A “large number” of businesses and self-employed people received state aid without meeting the necessary criteria during the coronavirus pandemic while potential beneficiaries were rejected, an audit office report showed on Monday.
This was the result of deviation in a number of provisions of the state aid scheme for enterprises and self-employed workers implemented in Cyprus compared to the plan approved by the European Commission, the audit office said in its report.
The plan was published and implemented by the finance ministry last year as part of efforts to support and assist companies affected by the government measures imposed to contain the spread of Covid-19.
With its audit, the AG aimed to verify the implementation of the plan’s provisions as approved by the European Commission. This concerns distinguishing between eligible and ineligible enterprises and verifying the correctness of the calculations of the subsidies based on the parameters set by the commission .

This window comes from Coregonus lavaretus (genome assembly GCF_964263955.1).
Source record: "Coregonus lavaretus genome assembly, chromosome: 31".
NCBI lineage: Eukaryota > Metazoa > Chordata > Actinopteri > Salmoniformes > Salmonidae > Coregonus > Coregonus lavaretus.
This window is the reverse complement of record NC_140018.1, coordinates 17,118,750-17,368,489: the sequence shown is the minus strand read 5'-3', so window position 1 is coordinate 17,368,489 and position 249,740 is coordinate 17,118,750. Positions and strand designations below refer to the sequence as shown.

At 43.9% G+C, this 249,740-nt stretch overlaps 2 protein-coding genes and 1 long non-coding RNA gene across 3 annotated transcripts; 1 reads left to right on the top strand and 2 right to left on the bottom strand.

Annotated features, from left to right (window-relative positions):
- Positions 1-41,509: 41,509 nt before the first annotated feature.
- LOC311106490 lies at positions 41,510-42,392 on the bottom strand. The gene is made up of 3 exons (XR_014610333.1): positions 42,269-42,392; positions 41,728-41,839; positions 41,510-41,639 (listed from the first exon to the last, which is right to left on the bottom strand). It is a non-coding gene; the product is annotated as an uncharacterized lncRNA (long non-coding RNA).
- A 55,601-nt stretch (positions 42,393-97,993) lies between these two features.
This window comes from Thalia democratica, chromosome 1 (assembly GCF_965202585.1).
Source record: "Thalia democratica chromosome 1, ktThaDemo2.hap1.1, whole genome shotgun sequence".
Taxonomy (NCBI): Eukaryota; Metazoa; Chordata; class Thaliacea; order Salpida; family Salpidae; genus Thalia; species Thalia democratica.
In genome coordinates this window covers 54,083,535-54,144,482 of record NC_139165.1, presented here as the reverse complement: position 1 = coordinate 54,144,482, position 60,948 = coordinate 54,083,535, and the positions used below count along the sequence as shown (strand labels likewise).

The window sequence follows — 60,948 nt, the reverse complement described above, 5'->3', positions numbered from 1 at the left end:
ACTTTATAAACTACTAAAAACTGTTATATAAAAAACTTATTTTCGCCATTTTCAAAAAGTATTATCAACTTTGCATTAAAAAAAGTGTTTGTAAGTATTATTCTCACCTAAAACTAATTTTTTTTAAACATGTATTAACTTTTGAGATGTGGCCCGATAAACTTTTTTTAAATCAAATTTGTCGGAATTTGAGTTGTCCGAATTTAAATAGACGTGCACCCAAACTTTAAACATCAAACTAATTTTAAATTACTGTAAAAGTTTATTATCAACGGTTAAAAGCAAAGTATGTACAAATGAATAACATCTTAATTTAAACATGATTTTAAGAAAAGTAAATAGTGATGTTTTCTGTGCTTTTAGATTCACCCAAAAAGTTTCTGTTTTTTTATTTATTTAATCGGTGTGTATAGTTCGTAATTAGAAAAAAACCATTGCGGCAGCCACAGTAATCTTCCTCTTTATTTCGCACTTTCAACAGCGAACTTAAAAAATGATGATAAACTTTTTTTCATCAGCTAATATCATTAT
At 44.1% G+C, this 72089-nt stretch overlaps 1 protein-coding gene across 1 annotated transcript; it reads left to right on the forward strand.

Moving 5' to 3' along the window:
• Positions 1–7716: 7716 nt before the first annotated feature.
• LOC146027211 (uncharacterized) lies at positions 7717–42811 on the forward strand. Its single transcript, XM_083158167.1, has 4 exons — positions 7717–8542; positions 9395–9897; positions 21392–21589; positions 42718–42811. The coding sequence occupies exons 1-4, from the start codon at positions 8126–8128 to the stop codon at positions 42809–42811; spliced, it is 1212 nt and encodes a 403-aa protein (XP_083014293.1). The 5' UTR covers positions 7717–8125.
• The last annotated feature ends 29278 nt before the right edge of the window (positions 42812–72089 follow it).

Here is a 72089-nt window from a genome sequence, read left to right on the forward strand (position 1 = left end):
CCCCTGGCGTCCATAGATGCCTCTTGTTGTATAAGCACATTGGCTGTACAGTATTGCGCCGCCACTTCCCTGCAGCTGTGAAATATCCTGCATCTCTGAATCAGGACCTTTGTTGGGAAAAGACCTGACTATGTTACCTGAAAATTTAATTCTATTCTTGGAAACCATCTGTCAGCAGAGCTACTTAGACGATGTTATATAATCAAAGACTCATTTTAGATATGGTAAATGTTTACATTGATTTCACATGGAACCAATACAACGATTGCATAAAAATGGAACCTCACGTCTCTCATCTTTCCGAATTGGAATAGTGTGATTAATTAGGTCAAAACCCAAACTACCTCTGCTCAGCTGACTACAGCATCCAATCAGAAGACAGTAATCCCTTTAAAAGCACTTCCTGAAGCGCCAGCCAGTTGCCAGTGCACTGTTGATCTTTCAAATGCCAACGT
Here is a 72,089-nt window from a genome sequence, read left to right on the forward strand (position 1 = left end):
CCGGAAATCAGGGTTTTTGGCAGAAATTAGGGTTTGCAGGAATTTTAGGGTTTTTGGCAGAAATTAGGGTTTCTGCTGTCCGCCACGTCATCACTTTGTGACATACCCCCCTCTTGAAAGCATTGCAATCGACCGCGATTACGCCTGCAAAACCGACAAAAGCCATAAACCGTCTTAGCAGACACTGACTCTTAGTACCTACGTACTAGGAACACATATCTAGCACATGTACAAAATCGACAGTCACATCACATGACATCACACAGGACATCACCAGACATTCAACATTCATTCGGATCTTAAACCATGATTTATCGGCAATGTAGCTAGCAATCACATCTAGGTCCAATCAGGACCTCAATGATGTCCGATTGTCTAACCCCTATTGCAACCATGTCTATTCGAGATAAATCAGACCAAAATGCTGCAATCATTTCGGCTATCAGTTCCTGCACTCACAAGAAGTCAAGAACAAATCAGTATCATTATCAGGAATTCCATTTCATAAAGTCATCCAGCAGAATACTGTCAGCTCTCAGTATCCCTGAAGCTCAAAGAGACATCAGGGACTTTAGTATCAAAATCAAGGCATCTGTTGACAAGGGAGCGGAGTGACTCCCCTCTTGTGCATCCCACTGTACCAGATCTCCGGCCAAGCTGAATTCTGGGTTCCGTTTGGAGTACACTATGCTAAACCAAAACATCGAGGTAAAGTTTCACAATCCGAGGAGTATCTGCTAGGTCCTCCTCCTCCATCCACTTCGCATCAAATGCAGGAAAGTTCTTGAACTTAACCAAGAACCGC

The audit office stated that the deviations from the provisions resulted in the unlawful payment of a grant to a “large number” of enterprises thus constituting “unnecessary administrative costs”.
Furthermore, potential beneficiaries were rejected.
Substantial amounts to non-beneficiaries were also paid due to the failure to document the process that was decided, the report added. It explained that the responsibilities between the finance ministry and the tax department were not divided, and the latter failed to inform relevant finance ministry officials of the checks they were supposed to carry out prior to the payment of grants.
Meanwhile, an administrative investigation by the tax department revealed that 503 non-beneficiaries received the grant. However, no action was taken to recover the amounts wrongly paid. Furthermore, the finance ministry, responsible for the management of the scheme, failed to proceed with a similar investigation.
The audit office recommended the finance ministry should immediately proceed with the recovery of the state benefits paid in excess to those 503 non-beneficiaries.
The ministry, the report said, should also recalculate the aid amount based on the framework approved by the EU Commission and recover the amounts paid in excess.
If more non-beneficiaries of the plan emerge other than those already identified, the audit office said the competent ministry should be informed so it can initiate the recovery procedures.